When a close competitor fails, it is good news and bad news. The good news is that you might be able to pick up some of the customers. The bad news is that you too might fail from the same market forces.
Department stores that see the expected liquidation of Sears and Kmart as good news are missing the bigger picture. It is not just that department stores collectively will lose customer visits to Sears and Kmart during store closing sales. The whole department store concept is in decline. The mall concept is in decline. The question at this point is not how to stem the decline, but how to best manage it.
Target, JCPenney, and Macy’s have been the most overconfident in reacting to the decline at Sears and Kmart. The folly in this view was brought home with the new report from JCPenney, which saw a staggering decline in sales in the third quarter, down 5.4 percent. Inventory overhang continues to be a major concern — also down 5.4 percent, but that means inventory remains just as bloated as before when seen in proportion to revenue. A few quarters had looked promising at JCPenney with actual gains, however minimal, in same-store sales. This plateau may, in retrospect, be seen as an accidental result of the whims of popular culture in an otherwise directionless company. The stock hit an all-time low after the report and faces the risk of being delisted if things do not turn around in the next few months.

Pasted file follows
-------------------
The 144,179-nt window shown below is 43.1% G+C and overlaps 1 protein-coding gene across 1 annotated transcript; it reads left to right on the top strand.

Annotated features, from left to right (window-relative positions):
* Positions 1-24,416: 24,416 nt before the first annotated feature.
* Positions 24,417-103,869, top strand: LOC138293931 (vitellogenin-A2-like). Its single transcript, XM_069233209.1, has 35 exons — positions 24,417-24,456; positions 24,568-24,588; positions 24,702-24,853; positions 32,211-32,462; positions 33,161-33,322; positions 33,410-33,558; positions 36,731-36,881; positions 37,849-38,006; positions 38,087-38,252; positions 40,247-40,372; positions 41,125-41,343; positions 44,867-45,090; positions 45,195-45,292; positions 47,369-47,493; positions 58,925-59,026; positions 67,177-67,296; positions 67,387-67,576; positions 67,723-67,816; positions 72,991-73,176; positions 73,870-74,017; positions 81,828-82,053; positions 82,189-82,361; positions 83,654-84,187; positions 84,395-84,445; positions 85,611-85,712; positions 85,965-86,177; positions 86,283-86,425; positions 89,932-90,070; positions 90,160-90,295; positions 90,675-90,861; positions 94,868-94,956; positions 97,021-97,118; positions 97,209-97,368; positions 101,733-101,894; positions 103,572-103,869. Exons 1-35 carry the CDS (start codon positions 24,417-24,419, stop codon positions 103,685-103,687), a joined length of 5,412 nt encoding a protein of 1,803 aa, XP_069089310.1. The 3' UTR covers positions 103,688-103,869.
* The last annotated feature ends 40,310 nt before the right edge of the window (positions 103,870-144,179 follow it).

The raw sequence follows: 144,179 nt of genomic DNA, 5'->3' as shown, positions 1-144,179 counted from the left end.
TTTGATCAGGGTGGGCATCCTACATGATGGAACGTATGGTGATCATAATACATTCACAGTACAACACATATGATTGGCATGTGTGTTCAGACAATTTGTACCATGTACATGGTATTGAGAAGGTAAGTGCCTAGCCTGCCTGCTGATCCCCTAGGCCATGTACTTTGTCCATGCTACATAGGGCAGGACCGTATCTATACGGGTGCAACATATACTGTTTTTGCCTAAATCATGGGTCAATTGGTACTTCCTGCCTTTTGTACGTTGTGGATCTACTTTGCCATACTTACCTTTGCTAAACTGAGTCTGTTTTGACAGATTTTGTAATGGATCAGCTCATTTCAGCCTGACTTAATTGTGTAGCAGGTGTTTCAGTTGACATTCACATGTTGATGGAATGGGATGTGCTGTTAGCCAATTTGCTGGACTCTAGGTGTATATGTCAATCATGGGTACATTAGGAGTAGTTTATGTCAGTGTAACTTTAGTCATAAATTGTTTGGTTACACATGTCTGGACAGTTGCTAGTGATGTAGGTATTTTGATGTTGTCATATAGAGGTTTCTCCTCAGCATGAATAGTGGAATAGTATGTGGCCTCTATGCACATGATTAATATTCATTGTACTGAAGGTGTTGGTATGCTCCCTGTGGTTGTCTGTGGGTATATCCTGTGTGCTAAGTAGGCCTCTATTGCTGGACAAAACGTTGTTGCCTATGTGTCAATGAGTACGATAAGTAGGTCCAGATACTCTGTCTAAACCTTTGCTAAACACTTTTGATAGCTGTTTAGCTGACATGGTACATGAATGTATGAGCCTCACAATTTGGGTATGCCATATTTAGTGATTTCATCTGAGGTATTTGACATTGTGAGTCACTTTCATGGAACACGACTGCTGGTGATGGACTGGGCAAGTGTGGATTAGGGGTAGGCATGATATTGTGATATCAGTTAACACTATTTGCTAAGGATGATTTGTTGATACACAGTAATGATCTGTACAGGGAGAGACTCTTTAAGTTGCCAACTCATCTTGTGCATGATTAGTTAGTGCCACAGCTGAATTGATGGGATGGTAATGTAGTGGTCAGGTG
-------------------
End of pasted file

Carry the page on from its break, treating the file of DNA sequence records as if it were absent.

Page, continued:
When comparing JCPenney to Sears, it is important to note that JCPenney is doing worse than Sears by most measures. Most importantly, the Sears brand still stands for something. JCPenney has changed direction so many times in the last quarter century, it no longer has a brand identity. The only reason JCPenney looks better at this point is that Sears went into bankruptcy.
If Sears and Kmart are suffering from inventories that are too thin, department stores in general will suffer from the overblown inventories of the overly optimistic stores. Those items will have to be discounted as soon as December arrives, putting pressure on every department store. The price pressure will be that much more intense if all Sears and Kmart stores are in liquidation by then.